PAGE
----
Rundle v. DePuy Orthopaedics, Inc., No. A-11-636272-C (Nev., Clark Co. Dist. Aug. 2012).
Anneliese Rundle, Martha Bender, and Katherine Guy each underwent a total hip replacement in which a surgeon implanted the DePuy ASR Hip Replacement System. Marketing literature for the ASR system described its “high performance metal-on-metal bearings” and touted reduced wear as one of the product’s main benefits over competing products.
After the devices were implanted, the acetabular cup components failed to properly affix to the patients’ bones, and the implants generated excessive metal debris. The women began experiencing pain and burning in their hips and surrounding areas, and all three required revision surgery to remove the implants.
Rundle was diagnosed with aseptic lymphocyte-dominated vasculitis-associated lesion (ALVAL)—an immune reaction to metal debris in the body. Bender’s surgeon noted the presence of abnormal fluid and necrotic tissue, including infected bone secondary to metallosis, a disease that destroys the tissues surrounding the artificial joint. Guy’s surgeon discovered that her implant had migrated to a vertical position and that she too had suffered a foreign-body reaction.
Despite extensive physical therapy and rehabilitation, the women now suffer permanent hip pain. In addition, Guy has experienced lumps throughout her body, including a ganglion cyst in the left wrist and a lipoma-type lesion in her back, caused by metal debris from the implant.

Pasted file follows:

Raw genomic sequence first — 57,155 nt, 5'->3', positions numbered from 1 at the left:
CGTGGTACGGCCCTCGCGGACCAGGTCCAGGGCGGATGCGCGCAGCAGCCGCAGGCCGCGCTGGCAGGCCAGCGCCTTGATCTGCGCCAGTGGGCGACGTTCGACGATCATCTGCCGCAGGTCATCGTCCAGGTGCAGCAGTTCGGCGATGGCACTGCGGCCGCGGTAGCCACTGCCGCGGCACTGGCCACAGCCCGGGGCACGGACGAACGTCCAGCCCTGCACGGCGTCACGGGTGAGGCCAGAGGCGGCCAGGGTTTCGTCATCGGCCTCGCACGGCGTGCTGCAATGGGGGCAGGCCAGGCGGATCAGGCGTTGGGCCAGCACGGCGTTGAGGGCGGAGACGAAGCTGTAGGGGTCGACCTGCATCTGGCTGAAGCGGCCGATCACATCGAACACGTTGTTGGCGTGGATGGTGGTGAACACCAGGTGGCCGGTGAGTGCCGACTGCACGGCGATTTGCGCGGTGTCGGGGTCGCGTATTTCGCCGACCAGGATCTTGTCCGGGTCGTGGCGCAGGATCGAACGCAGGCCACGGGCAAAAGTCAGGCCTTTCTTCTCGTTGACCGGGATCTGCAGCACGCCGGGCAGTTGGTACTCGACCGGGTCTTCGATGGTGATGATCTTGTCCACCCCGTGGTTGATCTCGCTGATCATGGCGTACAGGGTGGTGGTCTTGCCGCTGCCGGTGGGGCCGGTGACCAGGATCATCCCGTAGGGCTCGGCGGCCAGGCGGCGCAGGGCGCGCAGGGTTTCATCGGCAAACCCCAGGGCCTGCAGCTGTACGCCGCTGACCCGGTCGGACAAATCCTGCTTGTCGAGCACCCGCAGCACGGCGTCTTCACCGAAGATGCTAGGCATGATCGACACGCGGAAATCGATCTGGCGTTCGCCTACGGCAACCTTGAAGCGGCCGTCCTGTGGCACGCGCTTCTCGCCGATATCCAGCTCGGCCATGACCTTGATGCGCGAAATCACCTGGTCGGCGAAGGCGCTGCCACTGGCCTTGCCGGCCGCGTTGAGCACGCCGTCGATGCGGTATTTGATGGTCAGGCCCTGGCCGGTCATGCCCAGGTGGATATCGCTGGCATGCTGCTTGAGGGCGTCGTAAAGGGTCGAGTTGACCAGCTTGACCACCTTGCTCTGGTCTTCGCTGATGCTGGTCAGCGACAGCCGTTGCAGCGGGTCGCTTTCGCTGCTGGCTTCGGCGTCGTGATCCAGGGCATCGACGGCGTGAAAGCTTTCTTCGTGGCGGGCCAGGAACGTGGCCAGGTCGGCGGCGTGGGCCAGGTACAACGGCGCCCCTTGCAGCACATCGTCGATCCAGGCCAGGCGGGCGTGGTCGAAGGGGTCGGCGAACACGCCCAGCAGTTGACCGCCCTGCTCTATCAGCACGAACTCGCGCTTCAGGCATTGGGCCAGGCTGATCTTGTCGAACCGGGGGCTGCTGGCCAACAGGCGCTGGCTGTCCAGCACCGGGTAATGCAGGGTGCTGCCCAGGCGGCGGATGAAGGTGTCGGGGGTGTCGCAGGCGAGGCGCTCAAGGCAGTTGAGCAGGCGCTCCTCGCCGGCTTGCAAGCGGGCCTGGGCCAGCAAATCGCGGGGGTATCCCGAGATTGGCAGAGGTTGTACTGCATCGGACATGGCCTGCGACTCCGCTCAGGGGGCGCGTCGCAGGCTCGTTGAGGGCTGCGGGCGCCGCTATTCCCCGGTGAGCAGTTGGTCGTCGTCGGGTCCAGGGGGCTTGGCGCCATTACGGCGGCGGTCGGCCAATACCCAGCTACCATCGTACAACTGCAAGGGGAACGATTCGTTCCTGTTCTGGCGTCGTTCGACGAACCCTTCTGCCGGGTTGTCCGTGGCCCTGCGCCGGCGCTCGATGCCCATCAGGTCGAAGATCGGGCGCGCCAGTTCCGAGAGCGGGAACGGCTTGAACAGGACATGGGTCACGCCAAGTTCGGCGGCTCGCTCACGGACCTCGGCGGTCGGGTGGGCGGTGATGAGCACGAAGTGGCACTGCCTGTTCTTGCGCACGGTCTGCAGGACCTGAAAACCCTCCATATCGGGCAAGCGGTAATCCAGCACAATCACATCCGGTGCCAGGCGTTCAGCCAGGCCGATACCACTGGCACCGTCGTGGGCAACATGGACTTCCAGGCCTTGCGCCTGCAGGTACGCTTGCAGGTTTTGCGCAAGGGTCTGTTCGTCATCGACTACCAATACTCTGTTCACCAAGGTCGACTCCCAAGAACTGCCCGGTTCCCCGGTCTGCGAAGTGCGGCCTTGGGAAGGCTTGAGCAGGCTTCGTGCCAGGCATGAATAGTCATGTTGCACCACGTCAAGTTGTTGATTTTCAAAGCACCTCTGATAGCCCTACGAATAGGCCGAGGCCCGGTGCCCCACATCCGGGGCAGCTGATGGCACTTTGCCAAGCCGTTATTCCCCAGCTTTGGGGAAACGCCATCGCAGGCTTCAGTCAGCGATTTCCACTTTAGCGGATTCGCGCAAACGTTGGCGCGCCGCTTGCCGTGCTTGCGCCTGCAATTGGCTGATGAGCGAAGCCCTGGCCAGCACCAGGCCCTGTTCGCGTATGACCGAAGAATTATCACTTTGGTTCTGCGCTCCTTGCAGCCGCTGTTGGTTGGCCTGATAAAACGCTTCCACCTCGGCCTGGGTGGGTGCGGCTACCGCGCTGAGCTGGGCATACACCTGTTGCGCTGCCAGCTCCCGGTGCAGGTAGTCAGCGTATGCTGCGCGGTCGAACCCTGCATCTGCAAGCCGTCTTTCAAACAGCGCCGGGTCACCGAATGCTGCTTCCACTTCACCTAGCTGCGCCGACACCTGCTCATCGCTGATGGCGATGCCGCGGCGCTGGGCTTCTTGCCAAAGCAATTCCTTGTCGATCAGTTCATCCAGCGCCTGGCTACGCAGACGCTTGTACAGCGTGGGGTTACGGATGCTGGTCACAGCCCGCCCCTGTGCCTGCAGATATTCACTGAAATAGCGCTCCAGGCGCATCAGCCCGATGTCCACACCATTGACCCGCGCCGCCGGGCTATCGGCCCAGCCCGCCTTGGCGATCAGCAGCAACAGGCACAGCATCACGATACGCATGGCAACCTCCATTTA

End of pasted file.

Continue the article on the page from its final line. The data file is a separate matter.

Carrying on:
Rundle, Bender, and Guy sued DePuy and distributor Precision Instruments, Inc., alleging strict liability design defect and failure to warn, negligence, breach of warranty, violation of the state deceptive trade practices act, deceit by concealment, and negligent misrepresentation. Among other things, the plaintiffs contended that DuPuy conducted inadequate pre-market testing on the implant and that the defendants provided inadequate warnings and instructions. The plaintiffs also alleged that the defendants intentionally concealed the truth about the implant’s dangers.
The plaintiffs were prepared to show that in 2005—the same year DePuy began selling the ASR system in the United States—independent experts warned that the design was flawed because (1) the cup was too thin and prone to deformation, (2) the clearance between the cup and head components was too small and in some patients could lead to jamming of components, and (3) the metal used for the cup and head was prone to increased wear. Moreover, the cup was shown to have a four-fold higher rate of revision than a similar cup in the Australian Joint Registry. Despite the warnings, and despite awareness of growing numbers of failures requiring revision of the implant, the plaintiffs contended, the defendants continued promoting it as clinically superior and failed to warn of the high failure rates or initiate a recall until 2010.
The plaintiffs argued that the failure to adequately warn of the implant’s dangers prevented their treating physicians from timely recognizing that the implants had failed, leading to serious complications. They sought punitive damages, arguing that the defendants knew the ASR system posed an unreasonable risk of harm and acted with conscious disregard for their safety and the safety of other implant recipients.
The parties reportedly settled for about $600,000, including about $200,000 to each plaintiff.
Plaintiff counsel: AAJ members Peter C. Wetherall, Las Vegas; Brian S. Franciskato, Kansas City, Mo.; and Alton M. Maglio, Sarasota, Fla.